Rome, Italy—The Italian government has once more entered a row with the EU over migrant distribution.
This time, however, it has threatened to cease EU funding unless other European countries agree to receive more migrants.
If the European Commission doesn’t agree to a fairer distribution of migrants “the 5-Star and I will not be willing to give €20 billion each year to the EU,” said Italian Deputy Prime Minister Luigi Di Maio.
This dispute arose after an Italian Coast Guard vessel rescued 150 migrants but didn’t receive authorization to disembark them to Italian soil. This isn’t the first incident where the new Italian government has threatened the EU over immigration issues. Previously, in the summer, successful negotiations had allowed vessels carrying migrants to dock in Italy and Malta. Italy, alongside Greece and Spain, is at the forefront of an unprecedented immigration wave that began after the Arab Spring.
A report from the United Nations Refugee Agency (UNHCR) titled “Desperate Journeys” states that 2,276 people died in 2017 attempting to cross the Mediterranean and reach European soil. So far in 2018, 1,095 people have perished in the dangerous crossing, with June being the deadliest month (one death for every seven arrivals).
The Italian government is comprised of a coalition of the populist 5-Star movement and the far-right Northern League. Since taking office in June, both parties have pursued an anti-immigration policy. Fellow Italian Deputy Prime Minister and Minister of the Interior, Matteo Salvini has argued for the adoption of the Australian model of immigration, where rescued illegal migrants aren’t allowed to enter Australian soil. Moreover, the Italian government asserts that the waves of people trying to reach European soil aren’t political refugees but illegal immigrants.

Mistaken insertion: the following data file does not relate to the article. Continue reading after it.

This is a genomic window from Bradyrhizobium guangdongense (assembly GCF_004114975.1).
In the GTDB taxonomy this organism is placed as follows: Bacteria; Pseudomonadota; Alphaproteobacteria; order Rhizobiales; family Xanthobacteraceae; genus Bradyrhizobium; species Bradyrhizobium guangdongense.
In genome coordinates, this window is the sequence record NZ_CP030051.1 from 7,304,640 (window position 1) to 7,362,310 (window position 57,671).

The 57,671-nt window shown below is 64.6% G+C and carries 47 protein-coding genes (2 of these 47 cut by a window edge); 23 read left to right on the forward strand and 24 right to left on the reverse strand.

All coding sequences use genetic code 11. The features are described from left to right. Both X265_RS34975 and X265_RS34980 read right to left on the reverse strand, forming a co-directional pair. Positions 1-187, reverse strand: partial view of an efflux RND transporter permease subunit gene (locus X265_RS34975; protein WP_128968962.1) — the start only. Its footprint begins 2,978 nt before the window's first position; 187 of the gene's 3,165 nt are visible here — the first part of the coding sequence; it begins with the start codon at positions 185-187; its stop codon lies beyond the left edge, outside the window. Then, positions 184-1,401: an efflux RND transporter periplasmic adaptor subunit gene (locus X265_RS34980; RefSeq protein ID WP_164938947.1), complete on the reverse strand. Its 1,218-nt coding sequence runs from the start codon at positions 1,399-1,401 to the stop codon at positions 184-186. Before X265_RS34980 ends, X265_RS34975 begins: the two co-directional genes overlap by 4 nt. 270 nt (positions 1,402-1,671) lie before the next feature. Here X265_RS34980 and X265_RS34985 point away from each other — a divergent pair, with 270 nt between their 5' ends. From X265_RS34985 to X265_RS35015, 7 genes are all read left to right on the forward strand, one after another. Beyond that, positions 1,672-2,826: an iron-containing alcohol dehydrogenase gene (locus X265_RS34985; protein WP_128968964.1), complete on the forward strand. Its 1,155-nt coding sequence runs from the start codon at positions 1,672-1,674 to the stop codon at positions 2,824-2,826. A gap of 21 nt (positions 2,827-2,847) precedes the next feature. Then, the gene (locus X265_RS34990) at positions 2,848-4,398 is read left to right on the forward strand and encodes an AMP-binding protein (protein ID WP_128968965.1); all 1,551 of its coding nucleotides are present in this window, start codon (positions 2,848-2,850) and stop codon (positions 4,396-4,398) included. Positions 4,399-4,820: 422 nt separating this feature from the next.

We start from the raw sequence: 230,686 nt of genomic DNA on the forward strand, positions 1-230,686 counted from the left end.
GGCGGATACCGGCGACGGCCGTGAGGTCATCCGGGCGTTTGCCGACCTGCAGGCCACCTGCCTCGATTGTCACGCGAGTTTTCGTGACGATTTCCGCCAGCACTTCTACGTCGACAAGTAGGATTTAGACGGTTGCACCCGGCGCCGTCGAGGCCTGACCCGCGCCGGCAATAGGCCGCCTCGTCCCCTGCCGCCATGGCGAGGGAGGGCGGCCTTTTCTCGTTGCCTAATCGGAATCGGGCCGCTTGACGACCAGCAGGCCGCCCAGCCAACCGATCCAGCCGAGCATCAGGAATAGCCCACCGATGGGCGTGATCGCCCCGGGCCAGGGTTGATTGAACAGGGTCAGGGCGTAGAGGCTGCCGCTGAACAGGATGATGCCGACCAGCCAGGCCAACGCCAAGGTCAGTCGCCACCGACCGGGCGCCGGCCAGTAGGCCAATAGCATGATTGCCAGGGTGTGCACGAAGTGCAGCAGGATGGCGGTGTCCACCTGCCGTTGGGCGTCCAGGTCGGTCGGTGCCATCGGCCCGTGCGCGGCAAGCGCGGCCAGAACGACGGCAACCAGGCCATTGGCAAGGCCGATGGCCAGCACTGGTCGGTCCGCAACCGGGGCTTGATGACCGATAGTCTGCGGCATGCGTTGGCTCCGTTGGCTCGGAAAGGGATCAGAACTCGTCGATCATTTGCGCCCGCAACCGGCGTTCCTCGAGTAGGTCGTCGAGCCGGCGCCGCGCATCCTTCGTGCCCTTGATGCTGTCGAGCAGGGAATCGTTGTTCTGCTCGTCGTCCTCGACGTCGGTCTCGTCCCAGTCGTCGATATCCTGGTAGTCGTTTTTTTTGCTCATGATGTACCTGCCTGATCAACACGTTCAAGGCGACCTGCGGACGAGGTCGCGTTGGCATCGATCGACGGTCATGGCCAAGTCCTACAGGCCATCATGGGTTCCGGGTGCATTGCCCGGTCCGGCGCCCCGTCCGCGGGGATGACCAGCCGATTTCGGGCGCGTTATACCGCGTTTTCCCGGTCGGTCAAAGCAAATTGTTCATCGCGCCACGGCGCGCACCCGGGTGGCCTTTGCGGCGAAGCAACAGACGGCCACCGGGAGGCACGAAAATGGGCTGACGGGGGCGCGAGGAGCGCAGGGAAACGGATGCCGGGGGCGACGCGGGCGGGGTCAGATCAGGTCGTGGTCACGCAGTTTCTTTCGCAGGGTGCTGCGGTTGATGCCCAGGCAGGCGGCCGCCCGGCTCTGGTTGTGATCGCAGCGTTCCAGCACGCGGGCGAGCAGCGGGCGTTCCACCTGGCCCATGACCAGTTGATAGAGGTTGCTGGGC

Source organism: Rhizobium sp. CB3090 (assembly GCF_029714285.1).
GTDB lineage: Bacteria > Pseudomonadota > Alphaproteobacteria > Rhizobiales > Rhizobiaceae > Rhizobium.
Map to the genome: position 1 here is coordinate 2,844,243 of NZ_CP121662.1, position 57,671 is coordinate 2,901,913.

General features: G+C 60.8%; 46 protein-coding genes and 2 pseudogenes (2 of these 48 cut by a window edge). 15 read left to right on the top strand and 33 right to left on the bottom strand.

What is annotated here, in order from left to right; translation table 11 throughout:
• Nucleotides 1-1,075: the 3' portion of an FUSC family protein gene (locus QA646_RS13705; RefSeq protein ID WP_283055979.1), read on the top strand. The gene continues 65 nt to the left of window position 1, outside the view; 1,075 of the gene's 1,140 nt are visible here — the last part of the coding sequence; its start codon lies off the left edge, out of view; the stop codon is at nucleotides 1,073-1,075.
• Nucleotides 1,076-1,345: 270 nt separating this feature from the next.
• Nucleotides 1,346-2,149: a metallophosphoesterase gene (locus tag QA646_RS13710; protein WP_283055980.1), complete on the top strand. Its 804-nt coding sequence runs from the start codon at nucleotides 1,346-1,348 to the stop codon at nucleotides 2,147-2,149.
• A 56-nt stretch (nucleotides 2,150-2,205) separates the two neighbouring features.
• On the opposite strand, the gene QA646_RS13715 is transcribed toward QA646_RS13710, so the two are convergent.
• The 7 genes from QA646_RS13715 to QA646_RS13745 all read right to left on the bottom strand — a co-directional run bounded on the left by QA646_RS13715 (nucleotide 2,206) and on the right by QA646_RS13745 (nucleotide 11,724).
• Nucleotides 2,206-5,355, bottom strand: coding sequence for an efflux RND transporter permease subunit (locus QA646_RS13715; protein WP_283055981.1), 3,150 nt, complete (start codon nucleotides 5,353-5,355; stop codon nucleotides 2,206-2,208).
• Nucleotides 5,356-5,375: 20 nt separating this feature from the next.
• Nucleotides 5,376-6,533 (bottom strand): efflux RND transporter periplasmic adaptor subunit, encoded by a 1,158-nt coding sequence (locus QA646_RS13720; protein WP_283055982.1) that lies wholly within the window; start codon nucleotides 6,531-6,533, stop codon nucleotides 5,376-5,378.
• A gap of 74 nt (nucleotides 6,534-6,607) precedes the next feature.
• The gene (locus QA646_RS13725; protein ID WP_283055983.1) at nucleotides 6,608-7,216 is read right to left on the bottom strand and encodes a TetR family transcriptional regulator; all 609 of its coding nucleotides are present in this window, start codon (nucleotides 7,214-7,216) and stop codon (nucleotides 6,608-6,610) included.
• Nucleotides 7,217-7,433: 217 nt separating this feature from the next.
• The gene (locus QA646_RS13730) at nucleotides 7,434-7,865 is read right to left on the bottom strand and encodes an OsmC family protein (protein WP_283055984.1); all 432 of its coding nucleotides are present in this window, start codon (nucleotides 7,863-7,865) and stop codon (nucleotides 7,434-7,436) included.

“I’m not unknown. My name is Matteo Salvini… I’m the Interior Minister and I think it is my duty to defend the security of this country’s borders,” said a defiant Salvini.
Italian opinion polls reveal that the government’s hardline reflects the people’s feelings: the Northern League’s approval rating has risen 10% since the election.
“Either Europe begins to seriously defend its borders and shares the relocation of immigrants, or we will start taking them back to the port that they left,” threatened Salvini.
In response, Mohamad Siala, foreign minister in Libya’s UN-backed Government of National Accord (GNA), said that would be unfair considering the close to a million migrants currently stationed in Libyan territory.
The reality is grim for those unfortunate enough to gain asylum in Europe. According to Vincent Cochetel, UNHCR’s representative for the central Mediterranean, migrants “are sent back to detention centers, and many disappear. Many are sold to militias, and to traffickers, and people employing them without paying them.”
“The soft line does not work, the hard line will be to withhold funds if they don’t listen to us,” added Di Maio.